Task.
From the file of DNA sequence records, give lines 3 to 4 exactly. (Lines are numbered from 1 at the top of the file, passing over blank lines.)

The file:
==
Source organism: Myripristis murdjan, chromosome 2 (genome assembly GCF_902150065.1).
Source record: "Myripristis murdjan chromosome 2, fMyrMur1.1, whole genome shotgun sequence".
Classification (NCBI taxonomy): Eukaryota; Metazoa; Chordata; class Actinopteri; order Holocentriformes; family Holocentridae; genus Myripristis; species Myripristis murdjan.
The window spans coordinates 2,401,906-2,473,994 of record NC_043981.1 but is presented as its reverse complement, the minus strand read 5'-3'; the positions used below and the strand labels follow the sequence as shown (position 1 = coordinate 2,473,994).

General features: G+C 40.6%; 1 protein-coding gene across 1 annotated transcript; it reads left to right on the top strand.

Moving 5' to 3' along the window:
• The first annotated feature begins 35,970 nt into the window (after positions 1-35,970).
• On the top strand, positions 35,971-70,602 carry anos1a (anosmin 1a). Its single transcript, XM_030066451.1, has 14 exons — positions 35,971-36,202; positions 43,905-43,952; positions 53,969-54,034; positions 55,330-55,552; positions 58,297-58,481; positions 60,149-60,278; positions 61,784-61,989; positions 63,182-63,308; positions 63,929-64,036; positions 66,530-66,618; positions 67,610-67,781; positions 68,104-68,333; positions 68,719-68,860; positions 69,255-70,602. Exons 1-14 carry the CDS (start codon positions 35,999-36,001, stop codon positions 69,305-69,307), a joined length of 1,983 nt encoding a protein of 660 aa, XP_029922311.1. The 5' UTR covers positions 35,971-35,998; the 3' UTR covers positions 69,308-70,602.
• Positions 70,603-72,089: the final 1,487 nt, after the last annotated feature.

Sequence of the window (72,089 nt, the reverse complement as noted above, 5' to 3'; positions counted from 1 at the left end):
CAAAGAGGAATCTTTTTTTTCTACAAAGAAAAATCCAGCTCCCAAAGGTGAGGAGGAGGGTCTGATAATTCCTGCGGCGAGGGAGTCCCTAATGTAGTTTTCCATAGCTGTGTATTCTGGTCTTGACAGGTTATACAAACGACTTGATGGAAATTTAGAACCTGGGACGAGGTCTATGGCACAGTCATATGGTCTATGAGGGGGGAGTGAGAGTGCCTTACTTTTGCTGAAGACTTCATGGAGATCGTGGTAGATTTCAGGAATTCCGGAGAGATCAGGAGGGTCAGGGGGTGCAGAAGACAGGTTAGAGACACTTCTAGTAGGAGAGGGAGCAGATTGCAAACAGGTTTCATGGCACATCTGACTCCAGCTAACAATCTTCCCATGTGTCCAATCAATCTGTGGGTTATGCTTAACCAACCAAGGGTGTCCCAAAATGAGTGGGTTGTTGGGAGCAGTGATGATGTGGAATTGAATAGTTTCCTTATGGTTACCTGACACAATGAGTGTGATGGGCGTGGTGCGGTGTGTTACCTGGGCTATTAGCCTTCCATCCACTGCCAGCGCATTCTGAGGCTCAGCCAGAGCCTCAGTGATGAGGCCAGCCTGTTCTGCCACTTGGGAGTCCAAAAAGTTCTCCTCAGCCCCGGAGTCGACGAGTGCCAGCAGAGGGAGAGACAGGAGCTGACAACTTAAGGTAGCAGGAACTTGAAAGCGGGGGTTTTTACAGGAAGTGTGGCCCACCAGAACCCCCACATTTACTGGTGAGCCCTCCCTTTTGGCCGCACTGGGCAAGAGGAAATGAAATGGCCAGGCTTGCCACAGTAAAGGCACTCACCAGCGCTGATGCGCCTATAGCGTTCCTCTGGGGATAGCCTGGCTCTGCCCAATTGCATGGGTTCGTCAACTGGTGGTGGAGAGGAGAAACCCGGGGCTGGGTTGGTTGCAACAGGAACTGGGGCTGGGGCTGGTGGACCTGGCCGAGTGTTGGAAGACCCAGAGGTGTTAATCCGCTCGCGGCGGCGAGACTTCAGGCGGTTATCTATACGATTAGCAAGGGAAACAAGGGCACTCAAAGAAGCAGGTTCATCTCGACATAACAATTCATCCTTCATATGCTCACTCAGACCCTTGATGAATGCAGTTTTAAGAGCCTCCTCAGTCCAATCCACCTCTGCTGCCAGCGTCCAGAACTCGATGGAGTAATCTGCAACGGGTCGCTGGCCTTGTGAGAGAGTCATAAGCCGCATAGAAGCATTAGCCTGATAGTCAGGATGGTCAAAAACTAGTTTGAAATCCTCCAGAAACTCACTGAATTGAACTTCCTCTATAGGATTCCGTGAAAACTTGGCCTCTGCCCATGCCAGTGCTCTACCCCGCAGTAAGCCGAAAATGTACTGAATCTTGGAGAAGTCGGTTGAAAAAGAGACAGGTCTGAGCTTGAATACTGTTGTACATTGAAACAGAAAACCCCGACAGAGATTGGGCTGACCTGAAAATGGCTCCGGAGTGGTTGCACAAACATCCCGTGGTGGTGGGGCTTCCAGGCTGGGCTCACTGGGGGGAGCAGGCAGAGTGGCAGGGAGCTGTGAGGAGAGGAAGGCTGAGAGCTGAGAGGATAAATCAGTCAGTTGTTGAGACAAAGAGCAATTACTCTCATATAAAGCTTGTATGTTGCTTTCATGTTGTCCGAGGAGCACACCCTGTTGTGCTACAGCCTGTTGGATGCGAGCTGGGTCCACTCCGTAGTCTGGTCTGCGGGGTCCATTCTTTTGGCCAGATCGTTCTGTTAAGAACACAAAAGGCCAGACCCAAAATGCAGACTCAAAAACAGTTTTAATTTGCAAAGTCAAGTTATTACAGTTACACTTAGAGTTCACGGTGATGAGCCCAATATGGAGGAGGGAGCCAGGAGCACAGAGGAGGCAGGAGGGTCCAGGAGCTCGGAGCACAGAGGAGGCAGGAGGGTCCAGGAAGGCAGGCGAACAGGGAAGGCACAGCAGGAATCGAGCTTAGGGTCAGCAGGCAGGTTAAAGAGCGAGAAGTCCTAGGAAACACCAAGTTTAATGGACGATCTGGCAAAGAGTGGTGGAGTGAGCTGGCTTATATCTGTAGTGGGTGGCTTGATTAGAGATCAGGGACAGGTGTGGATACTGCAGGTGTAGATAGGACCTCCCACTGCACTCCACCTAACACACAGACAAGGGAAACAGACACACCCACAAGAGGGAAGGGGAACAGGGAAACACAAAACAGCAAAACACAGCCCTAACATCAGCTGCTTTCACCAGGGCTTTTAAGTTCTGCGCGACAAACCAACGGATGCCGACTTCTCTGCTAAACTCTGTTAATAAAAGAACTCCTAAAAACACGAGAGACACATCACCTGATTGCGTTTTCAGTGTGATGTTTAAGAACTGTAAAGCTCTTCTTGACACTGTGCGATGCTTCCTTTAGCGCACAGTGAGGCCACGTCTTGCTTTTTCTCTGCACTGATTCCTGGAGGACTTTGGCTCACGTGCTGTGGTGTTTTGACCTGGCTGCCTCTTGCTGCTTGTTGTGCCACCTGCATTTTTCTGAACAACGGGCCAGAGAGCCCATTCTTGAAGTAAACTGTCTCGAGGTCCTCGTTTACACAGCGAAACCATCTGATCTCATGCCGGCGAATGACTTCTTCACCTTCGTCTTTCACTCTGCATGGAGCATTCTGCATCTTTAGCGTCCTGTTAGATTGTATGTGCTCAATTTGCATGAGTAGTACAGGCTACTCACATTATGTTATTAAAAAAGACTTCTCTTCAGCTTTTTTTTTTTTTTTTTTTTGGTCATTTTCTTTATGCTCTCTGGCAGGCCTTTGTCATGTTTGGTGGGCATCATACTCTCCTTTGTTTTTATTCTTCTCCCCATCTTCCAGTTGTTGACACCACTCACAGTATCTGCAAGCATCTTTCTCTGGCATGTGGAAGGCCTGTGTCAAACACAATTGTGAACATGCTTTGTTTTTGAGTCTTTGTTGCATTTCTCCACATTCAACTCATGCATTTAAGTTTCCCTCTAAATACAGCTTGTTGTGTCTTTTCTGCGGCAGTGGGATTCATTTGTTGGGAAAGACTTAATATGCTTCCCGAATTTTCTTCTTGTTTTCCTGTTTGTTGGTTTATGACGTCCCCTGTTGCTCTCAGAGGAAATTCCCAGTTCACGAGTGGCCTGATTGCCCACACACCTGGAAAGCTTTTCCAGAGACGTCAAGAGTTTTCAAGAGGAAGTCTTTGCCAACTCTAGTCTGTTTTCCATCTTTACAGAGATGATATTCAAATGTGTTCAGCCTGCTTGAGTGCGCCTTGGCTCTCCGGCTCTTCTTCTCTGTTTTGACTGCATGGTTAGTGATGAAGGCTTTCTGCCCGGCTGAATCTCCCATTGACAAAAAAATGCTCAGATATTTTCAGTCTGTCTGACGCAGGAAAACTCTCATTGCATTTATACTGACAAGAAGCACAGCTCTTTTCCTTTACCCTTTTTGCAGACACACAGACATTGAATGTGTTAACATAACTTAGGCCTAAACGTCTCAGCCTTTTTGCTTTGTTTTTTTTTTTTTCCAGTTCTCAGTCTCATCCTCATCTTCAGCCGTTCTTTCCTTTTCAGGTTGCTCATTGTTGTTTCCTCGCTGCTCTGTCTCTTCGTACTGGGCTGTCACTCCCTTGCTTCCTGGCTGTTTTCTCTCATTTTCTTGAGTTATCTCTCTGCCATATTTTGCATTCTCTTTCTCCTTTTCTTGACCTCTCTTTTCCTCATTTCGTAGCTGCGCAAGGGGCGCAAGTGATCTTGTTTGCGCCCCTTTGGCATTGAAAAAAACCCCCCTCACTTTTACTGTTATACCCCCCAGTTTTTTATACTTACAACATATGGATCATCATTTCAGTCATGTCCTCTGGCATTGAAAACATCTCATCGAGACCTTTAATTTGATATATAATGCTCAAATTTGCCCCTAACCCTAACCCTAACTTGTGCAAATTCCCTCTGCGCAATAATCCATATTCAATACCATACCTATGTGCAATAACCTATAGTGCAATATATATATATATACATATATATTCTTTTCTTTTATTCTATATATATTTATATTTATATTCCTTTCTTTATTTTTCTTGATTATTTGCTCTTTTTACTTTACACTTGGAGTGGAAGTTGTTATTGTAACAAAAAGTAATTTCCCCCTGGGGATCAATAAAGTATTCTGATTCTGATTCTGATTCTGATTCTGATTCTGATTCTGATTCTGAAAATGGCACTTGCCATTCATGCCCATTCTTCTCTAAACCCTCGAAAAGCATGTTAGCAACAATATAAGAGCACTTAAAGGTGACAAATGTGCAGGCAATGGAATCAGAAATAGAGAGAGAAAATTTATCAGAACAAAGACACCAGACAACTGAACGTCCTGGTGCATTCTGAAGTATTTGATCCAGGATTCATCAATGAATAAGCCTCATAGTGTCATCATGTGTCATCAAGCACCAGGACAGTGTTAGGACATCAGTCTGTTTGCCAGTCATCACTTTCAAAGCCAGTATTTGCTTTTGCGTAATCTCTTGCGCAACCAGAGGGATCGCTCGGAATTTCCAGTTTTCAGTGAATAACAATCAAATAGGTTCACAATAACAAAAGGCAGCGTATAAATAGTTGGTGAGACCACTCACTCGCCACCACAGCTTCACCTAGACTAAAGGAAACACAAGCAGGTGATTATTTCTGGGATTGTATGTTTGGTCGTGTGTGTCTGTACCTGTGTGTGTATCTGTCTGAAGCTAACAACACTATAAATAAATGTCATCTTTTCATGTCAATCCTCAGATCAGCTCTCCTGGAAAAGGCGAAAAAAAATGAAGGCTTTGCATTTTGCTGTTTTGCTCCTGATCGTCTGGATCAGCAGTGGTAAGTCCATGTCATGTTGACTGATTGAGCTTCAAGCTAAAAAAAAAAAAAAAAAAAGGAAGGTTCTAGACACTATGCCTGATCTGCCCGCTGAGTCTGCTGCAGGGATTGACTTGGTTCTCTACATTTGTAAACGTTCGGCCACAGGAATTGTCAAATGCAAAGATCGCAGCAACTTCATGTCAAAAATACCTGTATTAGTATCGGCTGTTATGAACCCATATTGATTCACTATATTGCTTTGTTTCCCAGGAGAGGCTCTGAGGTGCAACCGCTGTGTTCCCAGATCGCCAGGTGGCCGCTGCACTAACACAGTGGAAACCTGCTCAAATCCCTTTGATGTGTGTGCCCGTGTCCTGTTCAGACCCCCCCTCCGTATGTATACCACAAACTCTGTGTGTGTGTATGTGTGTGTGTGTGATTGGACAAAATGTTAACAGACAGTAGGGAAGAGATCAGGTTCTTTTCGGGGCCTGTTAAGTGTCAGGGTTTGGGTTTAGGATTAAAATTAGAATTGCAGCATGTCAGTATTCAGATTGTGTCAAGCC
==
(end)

Classification (NCBI taxonomy): Eukaryota; Metazoa; Chordata; class Actinopteri; order Holocentriformes; family Holocentridae; genus Myripristis; species Myripristis murdjan.
The window spans coordinates 2,401,906-2,473,994 of record NC_043981.1 but is presented as its reverse complement, the minus strand read 5'-3'; the positions used below and the strand labels follow the sequence as shown (position 1 = coordinate 2,473,994).